Manage online brand loyalty

BY Australian Retailers Association
12 February 2019

The advances in technology that brought the internet itself into being have largely enabled the management of brand loyalty in an online context.

Without technology that allows for customer behaviours and activities to be tracked it would be a far more challenging exercise.

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Understanding brand loyalty online

Brand awareness, brand value and brand loyalty are all intertwined. Brand awareness is a marketing concept that measures consumers’ knowledge of a brand’s existence. Online brand awareness can be influenced by many online mediums including:

  • Online reviews
  • Display advertisements
  • Paid ads
  • Organic search engine visibility
  • Social media

Relevant external links from sites outside your domain are one of the most important factors in determining your relevancy in natural search engine results. This, coupled with a good on-page strategy, will lead your site to become more highly visible.

Develop online brand value

Whilst there are many approaches to creating and measuring brand value and developing brand awareness is important, the following principles are generally regarded as a good place to start.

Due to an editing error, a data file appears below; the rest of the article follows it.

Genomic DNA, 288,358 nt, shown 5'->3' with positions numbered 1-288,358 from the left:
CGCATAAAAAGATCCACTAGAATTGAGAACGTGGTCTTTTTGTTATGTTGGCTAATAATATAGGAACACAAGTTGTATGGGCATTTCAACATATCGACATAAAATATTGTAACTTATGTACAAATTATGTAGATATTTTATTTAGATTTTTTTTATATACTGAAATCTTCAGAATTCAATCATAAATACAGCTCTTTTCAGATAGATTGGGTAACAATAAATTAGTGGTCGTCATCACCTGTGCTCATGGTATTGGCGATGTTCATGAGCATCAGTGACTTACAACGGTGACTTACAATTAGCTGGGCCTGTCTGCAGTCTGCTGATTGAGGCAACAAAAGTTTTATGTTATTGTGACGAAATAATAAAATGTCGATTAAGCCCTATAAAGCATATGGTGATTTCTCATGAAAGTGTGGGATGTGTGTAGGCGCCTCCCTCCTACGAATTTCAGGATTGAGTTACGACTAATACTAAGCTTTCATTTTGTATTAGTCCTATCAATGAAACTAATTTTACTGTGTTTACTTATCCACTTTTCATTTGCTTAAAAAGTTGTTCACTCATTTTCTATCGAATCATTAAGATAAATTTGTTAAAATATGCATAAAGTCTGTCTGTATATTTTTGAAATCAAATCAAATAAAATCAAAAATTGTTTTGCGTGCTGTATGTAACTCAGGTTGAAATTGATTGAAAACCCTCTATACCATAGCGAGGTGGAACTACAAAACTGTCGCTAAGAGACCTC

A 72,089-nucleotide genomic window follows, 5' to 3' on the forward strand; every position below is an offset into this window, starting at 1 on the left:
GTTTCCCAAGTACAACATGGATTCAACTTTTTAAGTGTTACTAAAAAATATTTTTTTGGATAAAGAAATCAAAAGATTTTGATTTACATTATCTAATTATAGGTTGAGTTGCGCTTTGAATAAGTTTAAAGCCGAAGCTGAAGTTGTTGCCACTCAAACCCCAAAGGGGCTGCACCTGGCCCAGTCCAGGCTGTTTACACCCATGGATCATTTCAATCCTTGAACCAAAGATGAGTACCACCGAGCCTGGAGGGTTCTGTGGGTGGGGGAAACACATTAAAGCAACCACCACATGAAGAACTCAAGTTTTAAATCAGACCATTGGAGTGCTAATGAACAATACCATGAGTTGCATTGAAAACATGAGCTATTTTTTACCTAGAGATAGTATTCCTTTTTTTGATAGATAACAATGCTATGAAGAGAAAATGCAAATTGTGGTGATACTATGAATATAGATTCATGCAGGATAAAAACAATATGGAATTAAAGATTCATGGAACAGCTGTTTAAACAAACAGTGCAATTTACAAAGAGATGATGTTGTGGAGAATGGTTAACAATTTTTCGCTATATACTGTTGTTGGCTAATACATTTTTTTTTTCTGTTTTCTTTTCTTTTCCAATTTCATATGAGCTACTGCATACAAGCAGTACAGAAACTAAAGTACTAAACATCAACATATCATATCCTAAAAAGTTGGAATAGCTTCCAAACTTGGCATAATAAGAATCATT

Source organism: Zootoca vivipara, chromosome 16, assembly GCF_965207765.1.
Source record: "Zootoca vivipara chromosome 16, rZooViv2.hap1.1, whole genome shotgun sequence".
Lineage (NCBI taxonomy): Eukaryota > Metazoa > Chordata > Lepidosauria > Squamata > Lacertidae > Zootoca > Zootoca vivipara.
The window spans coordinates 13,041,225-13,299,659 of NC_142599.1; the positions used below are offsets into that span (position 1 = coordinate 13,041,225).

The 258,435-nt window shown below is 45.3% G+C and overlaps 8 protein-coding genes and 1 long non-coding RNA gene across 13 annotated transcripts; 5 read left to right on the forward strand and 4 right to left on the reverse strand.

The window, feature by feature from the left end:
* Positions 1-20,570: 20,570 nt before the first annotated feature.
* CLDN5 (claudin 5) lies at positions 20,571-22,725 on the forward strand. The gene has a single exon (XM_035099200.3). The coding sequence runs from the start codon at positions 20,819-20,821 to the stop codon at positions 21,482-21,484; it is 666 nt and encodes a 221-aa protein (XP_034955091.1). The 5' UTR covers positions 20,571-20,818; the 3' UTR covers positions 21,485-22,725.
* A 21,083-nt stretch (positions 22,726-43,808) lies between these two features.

• Focus on quality:

Brand value is all about having a product that means something to the customer. Customers value products that are of good quality. They will not buy inferior quality goods that break down easily, or do not last as long as they should. Therefore, any company that is looking to create brand value must ensure that they have a product of quality. In addition, quality must be delivered consistently, not erratically, but all the time.

  • Link your product to a worthy cause:

Consumers love to support a cause. The product will be of even greater value when linked to an inspiring mission or commitment.

  • Clearly communicate product benefits:

The truth is, consumers will not be motivated to buy your product if they think that there is no value in doing so. In a real sense their emotions come into play, because they feel and believe in the product and that motivates them to purchase. Therefore businesses must endeavour to communicate product benefits to them.